Under existing law, local governments may raise effective tax rates up to 8 percent without residents being able to petition for a rollback election. The "effective rate" refers to the rate needed for the governing unit to raise the same total amount of taxes from the same local properties as the unit garnered the year before. Under the Senate’s version of SB 2, any of the affected entities could raise such taxes up to 5 percent with any additional bump automatically touching off a rollback election.
Realistic tax-rate assumptions?
We asked Bettencourt about the basis of the chart’s assumption that local governments will every year across-the-board raise effective tax rates 5 percent and if it’s realistic to compare that to an assumption that such governments would otherwise uniformly be driving up rates 8 percent every year.
In phone messages, Bettencourt stressed the TTARA chart showing the recent average 6-percent-plus increases in property taxes charged the owner of a median-valued home. Separately, Dale Craymer of TTARA declined to comment.
Bettencourt also gave us an alternate savings projection premised on all government entities affected by SB 2 annually raising effective rates 6 percent (rather than 3 percent) without a change in law. Upshot: Cumulative "savings" to the median-value homeowner would exceed $17,000 in year 20, the second chart suggests.
We asked Bettencourt about available data showing local governments had widely maximized tax rates every year of late. In writing, he replied that he’d heard testimony along those lines from an Arlington and a Dallas official during pre-session hearings of the Bettencourt-chaired Texas Senate Select Committee on Property Tax Reform and Relief.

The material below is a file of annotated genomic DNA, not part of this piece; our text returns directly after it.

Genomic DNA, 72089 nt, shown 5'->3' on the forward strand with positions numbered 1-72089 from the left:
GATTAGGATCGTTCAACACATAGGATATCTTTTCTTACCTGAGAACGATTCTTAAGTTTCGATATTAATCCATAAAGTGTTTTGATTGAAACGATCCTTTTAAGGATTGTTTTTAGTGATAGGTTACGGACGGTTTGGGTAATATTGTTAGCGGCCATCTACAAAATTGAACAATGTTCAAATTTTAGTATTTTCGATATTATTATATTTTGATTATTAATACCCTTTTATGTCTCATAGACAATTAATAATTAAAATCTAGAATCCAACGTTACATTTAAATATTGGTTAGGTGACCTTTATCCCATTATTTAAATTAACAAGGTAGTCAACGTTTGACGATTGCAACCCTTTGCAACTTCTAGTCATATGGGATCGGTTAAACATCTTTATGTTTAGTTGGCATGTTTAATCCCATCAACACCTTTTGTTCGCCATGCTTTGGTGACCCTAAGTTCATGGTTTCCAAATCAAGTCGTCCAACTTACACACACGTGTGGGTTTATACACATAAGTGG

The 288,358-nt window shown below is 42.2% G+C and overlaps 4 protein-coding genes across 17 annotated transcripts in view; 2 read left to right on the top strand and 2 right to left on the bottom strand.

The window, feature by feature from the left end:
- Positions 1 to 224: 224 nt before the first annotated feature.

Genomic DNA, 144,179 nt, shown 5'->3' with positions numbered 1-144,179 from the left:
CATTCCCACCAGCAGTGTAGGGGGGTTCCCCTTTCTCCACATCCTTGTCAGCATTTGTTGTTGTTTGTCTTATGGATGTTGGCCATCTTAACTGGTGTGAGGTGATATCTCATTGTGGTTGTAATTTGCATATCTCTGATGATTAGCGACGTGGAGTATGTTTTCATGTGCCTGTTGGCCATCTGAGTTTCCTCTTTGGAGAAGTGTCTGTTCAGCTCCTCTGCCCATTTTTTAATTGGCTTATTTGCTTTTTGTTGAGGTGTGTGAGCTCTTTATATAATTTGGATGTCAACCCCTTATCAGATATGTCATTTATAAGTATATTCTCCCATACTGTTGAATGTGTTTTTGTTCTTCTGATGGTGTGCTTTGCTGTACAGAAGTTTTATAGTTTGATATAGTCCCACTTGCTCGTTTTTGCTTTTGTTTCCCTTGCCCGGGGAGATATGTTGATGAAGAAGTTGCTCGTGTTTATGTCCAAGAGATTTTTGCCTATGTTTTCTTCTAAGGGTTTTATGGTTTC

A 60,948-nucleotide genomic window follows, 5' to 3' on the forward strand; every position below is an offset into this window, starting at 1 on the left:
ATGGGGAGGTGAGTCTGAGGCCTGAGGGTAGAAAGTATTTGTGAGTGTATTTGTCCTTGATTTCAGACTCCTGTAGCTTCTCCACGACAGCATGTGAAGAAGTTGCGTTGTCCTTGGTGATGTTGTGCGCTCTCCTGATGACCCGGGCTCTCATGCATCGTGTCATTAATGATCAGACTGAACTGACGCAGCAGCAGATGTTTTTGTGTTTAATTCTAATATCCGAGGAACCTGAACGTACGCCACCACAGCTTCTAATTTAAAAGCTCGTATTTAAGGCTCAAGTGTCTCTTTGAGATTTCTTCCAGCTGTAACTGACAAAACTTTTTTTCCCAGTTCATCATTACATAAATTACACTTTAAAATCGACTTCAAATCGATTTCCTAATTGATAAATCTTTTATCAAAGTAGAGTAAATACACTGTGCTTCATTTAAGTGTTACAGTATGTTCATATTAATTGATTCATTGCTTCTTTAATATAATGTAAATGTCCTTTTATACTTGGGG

Actual county, city tax rate changes
Advocates for cities and counties say the senator’s assumption--that local governments will always uniformly raise effective tax rates to the maximum level allowable without risking a rollback vote at the polls--doesn’t reflect what Texas governments have been doing.
By phone, Don Lee of the Texas Conference of Urban Counties, representing 38 member-counties home to most of the state’s residents, said that from 2014 through 2016, the counties averaged 2.2 percent effective tax rate increases, falling far short of the 8 percent rate that would open the way to a rollback vote.
Lee emailed us a spreadsheet indicating the member counties averaged effective tax rate increases of 3.1 percent in 2014; 3.2 percent in 2015; and 0.7 percent in 2016.
We also queried the Texas Municipal League, which says it represents most of the state’s cities, and whose legislative counsel, Bill Longley, emailed spreadsheets he described as based on effective city tax rates posted by the Texas state comptroller’s office for a couple of recent years. The sheets show, Longley noted, that the "vast majority of cities haven’t been increasing their tax rates above the current 8 percent rollback rate."
According to the sheets, in 2014 and 2015, respectively, about 21 percent of the state’s cities adopted effective rates equal to or exceeding 8 percent. And, in keeping with SB 2’s proposed 5 percent rollback rate, how many cities lately have escalated rates that much or more? According to the sheets, 38 percent (382 of 1,002 cities) in 2014 and 39 percent (376 of 963 cities) in 2015. "In both cases," Longley wrote, "more than 60 percent of cities were under a 5 percent rollback rate, if it had been in place."
Texas A&M expert
For an outside perspective, we asked Jim Gaines, chief economist of the Real Estate Center at Texas A&M University, to appraise Bettencourt’s analysis and chart.
By phone, Gaines said TTARA presented an accurate figure on its spreadsheet for a median-valued Texas home.